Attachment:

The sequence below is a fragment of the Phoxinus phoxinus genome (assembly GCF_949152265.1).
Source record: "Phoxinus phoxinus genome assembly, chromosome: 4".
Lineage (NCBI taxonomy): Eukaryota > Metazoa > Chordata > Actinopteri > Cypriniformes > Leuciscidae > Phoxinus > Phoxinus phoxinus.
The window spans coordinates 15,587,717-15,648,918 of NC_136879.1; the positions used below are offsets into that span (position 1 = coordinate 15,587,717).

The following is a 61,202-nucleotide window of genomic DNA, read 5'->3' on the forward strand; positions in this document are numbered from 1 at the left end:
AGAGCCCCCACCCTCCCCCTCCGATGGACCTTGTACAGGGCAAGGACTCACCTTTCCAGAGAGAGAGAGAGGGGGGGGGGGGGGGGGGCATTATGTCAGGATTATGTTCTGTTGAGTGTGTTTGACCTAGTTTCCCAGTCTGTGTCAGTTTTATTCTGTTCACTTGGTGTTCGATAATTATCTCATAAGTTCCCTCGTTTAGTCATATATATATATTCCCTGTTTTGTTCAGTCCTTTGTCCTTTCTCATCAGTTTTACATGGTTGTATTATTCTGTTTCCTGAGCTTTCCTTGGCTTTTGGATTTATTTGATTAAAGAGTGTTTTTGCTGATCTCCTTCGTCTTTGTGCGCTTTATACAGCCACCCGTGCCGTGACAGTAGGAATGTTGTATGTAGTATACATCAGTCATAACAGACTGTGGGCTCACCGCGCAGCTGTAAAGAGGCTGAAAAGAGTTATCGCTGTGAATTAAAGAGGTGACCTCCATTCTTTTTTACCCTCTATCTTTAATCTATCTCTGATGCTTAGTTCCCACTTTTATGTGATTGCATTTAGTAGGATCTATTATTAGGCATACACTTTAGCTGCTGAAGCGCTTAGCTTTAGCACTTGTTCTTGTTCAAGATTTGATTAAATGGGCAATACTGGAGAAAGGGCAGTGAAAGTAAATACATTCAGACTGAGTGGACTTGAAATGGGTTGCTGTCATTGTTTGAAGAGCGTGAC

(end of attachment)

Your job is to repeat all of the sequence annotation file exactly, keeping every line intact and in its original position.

The sequence below is a fragment of the Phoxinus phoxinus genome (assembly GCF_949152265.1).
Source record: "Phoxinus phoxinus genome assembly, chromosome: 4".
Lineage (NCBI taxonomy): Eukaryota > Metazoa > Chordata > Actinopteri > Cypriniformes > Leuciscidae > Phoxinus > Phoxinus phoxinus.
The window spans coordinates 15,587,717-15,648,918 of NC_136879.1; the positions used below are offsets into that span (position 1 = coordinate 15,587,717).

The following is a 61,202-nucleotide window of genomic DNA, read 5'->3' on the forward strand; positions in this document are numbered from 1 at the left end:
AGAGCCCCCACCCTCCCCCTCCGATGGACCTTGTACAGGGCAAGGACTCACCTTTCCAGAGAGAGAGAGAGGGGGGGGGGGGGGGGGGCATTATGTCAGGATTATGTTCTGTTGAGTGTGTTTGACCTAGTTTCCCAGTCTGTGTCAGTTTTATTCTGTTCACTTGGTGTTCGATAATTATCTCATAAGTTCCCTCGTTTAGTCATATATATATATTCCCTGTTTTGTTCAGTCCTTTGTCCTTTCTCATCAGTTTTACATGGTTGTATTATTCTGTTTCCTGAGCTTTCCTTGGCTTTTGGATTTATTTGATTAAAGAGTGTTTTTGCTGATCTCCTTCGTCTTTGTGCGCTTTATACAGCCACCCGTGCCGTGACAGTAGGAATGTTGTATGTAGTATACATCAGTCATAACAGACTGTGGGCTCACCGCGCAGCTGTAAAGAGGCTGAAAAGAGTTATCGCTGTGAATTAAAGAGGTGACCTCCATTCTTTTTTACCCTCTATCTTTAATCTATCTCTGATGCTTAGTTCCCACTTTTATGTGATTGCATTTAGTAGGATCTATTATTAGGCATACACTTTAGCTGCTGAAGCGCTTAGCTTTAGCACTTGTTCTTGTTCAAGATTTGATTAAATGGGCAATACTGGAGAAAGGGCAGTGAAAGTAAATACATTCAGACTGAGTGGACTTGAAATGGGTTGCTGTCATTGTTTGAAGAGCGTGAC